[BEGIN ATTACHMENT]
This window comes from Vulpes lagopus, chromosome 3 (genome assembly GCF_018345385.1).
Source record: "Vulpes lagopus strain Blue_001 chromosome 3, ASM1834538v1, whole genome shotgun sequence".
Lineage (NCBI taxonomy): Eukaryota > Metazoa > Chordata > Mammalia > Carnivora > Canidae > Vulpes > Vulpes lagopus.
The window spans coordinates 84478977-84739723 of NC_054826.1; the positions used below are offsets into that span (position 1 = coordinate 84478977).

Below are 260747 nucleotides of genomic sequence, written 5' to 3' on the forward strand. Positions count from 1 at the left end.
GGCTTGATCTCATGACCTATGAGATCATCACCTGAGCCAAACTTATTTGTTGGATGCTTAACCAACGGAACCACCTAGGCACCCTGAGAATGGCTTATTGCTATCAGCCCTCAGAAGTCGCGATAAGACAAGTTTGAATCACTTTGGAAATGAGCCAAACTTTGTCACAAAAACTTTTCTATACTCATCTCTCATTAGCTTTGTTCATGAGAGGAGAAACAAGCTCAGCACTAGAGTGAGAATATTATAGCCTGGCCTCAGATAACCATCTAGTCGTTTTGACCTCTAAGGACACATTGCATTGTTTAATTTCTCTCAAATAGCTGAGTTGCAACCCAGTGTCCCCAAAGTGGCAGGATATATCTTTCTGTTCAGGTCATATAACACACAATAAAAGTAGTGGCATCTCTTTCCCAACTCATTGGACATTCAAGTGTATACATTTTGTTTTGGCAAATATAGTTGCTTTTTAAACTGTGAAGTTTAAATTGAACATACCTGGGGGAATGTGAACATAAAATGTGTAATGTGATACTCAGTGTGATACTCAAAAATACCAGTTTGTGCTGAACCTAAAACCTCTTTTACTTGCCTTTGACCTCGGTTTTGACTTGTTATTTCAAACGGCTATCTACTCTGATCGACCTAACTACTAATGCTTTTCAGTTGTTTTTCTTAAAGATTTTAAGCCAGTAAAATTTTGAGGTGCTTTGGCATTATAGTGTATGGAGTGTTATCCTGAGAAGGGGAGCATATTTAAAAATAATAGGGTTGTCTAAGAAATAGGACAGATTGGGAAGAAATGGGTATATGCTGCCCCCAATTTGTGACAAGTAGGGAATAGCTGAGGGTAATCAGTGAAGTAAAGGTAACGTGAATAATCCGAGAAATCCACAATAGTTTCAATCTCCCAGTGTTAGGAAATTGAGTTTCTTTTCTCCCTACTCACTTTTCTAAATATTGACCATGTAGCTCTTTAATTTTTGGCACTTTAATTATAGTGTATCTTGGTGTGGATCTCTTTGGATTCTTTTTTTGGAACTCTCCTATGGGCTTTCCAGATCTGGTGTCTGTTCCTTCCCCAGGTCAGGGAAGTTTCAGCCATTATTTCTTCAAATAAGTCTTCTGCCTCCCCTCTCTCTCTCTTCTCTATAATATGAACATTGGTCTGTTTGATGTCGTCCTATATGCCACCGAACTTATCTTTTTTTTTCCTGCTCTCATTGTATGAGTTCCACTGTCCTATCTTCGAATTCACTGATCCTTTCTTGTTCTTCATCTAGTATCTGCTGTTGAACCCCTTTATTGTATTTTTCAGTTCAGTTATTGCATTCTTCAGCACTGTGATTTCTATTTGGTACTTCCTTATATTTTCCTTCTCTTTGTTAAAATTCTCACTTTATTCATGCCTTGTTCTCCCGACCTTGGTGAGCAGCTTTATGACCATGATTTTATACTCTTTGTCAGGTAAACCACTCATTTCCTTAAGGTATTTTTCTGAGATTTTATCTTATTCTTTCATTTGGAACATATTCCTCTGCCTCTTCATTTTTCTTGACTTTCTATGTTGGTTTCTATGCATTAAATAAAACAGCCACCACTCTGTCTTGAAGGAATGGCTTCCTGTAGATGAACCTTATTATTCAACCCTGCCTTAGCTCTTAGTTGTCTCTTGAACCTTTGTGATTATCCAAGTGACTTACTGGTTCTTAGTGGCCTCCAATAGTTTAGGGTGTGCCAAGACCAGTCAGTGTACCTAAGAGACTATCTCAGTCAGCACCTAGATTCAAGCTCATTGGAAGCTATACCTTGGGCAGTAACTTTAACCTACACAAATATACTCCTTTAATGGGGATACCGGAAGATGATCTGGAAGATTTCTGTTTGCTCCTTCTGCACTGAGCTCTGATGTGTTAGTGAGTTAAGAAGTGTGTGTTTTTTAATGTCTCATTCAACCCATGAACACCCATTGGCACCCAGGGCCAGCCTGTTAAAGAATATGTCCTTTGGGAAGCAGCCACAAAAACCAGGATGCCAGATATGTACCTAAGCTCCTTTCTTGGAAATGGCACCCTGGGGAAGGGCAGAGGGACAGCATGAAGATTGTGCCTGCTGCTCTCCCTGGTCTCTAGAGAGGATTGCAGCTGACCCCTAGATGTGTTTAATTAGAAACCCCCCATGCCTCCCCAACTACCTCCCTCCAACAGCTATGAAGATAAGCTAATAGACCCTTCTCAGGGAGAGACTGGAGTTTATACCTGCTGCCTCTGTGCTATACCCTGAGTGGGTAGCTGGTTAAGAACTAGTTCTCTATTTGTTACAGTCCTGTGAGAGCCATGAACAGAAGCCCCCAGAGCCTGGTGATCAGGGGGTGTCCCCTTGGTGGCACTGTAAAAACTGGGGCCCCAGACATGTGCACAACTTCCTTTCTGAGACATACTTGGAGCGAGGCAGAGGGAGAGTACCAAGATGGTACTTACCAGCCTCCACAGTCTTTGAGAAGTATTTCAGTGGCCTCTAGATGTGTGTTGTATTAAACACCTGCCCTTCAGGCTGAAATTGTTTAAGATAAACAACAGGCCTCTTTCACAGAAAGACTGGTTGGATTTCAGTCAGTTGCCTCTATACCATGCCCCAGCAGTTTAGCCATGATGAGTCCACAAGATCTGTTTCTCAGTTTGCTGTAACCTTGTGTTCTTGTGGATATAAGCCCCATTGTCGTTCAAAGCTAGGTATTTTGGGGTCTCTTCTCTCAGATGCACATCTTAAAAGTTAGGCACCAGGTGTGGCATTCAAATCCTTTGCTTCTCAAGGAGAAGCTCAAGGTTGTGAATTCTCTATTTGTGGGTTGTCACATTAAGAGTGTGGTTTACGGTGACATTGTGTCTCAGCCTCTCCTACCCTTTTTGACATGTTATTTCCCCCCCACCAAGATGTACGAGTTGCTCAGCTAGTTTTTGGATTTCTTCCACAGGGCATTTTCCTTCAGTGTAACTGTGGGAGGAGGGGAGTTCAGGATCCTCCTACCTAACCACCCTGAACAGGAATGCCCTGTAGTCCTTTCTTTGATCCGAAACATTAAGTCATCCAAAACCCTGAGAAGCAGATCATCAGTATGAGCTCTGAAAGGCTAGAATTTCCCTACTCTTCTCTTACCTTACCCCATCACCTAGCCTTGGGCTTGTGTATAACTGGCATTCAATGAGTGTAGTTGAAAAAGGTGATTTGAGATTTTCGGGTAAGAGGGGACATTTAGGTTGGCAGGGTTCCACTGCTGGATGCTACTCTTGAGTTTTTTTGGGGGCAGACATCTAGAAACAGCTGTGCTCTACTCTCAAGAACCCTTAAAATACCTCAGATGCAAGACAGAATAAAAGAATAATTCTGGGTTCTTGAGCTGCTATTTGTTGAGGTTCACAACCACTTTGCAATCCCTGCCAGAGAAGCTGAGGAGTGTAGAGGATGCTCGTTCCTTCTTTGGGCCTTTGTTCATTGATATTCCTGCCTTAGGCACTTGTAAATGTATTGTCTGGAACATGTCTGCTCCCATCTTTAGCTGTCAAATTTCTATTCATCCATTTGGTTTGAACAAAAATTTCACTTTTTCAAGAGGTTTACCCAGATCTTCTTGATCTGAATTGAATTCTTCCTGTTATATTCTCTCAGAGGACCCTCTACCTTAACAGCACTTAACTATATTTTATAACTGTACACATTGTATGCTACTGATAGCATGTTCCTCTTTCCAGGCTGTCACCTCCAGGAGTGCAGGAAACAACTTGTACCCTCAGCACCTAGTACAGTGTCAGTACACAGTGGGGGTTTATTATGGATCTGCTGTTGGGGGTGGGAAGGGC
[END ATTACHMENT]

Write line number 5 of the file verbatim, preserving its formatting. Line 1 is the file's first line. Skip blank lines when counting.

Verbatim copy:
Below are 260747 nucleotides of genomic sequence, written 5' to 3' on the forward strand. Positions count from 1 at the left end.